FILM: Leaving Atlanta
by Winston "Stone" Ford
I only grew up an hour and a half from there, but I never really knew about the Atlanta Child Murders. From what I’m reading, it must have been a tragic time. During a three year span, from 1979-1981, almost 30 Black children and young adults were killed, and although a suspect was arrested, tried, and convicted–failed music producer Wayne Williams–he maintains his innocence and even recent DNA evidence has proven inconclusive.
Filmmakers Karon Vereen Davis and Althea Spann plan to tackle this subject in a new movie titled Leaving Atlanta, based on the book by novelist Tayari Jones. A synopsis:
Award winning novelist Tayari Jones delivers a vividly disturbing, but hopeful novel that recounts one of the darkest tragedies in American history – through the eyes of three unforgettable children. Based on the Atlanta child murders of 1979-1981, this wrenching story is told from the perspective of three Atlanta fifth-graders living in the midst of the crisis. The film is a coming of age story, wrapped around true events. At the start of a new school year in 1979, we get to know three children and their families as the entire community deals with the initial reports that there is a child murderer in Atlanta. Tasha Baxter, Rodney Green, and Octavia Harrison will discover back-to-school means facing everyday challenges in a new world of safety lessons, terrified parents, and constant fear. When classmates begin disappearing and friends become headlines Tasha, Rodney and Octavia find ways to live with the fear or escape it. This is a moving story of their struggle to grow up – and survive. It captures all the hurts and wins, the all-too-sudden changes, and the merciless outside forces that can sweep the young into adulthood, and forever shape their lives. Leaving Atlanta confronts complicated and sensitive subjects with just the right amount of sorrow and promise.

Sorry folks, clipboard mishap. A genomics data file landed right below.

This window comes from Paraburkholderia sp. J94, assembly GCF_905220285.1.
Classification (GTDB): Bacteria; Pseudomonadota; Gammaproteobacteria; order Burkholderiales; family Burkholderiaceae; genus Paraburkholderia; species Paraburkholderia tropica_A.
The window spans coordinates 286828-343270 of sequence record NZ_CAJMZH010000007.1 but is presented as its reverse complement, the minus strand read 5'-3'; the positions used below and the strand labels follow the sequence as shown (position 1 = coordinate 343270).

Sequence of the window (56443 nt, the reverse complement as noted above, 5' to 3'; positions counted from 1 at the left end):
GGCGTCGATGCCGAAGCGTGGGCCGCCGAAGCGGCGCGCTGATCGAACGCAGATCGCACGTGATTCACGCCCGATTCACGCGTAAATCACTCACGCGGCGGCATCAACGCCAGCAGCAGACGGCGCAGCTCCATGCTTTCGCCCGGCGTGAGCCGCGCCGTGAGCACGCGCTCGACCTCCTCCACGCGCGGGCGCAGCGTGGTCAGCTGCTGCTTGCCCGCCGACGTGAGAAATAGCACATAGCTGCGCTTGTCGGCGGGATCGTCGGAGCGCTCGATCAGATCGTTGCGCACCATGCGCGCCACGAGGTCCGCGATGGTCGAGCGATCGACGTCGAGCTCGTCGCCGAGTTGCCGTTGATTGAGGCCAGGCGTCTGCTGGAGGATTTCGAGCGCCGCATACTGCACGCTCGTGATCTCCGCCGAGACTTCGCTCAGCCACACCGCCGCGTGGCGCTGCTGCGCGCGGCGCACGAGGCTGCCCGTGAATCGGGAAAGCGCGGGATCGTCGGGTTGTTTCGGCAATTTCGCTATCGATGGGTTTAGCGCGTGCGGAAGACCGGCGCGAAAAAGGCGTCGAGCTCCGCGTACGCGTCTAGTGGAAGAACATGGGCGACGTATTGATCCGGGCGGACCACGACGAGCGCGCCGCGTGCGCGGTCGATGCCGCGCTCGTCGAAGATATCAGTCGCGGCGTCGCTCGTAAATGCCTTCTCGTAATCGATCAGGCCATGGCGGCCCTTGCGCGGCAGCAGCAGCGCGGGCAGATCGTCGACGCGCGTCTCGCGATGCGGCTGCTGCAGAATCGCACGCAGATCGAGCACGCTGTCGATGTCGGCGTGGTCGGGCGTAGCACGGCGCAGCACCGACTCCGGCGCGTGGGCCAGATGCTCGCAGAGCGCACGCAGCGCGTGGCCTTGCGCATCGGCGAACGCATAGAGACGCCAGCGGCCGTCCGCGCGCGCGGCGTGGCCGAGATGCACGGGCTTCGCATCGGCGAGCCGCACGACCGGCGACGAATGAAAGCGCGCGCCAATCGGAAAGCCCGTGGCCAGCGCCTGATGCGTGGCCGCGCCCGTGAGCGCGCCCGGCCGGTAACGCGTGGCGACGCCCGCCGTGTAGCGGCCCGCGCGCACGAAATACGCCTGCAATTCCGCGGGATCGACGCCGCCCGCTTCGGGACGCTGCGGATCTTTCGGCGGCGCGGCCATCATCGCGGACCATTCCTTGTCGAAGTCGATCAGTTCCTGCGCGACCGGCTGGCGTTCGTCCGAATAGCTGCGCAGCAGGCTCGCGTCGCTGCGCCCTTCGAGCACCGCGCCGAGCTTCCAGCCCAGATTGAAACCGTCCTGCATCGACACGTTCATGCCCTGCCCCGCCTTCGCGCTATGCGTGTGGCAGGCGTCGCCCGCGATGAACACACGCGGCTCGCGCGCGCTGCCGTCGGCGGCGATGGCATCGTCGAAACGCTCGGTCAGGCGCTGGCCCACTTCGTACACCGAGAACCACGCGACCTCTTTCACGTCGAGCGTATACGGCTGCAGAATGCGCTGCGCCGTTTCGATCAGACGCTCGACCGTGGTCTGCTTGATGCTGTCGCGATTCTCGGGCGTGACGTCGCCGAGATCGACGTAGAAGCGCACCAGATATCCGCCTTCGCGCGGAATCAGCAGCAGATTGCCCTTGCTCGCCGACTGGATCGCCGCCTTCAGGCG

The group has already raised almost $10,000 for their project through Kickstarter, but as always, more money is not a bad thing. If you are interested in supporting this project, donate here. (via Bold As Love)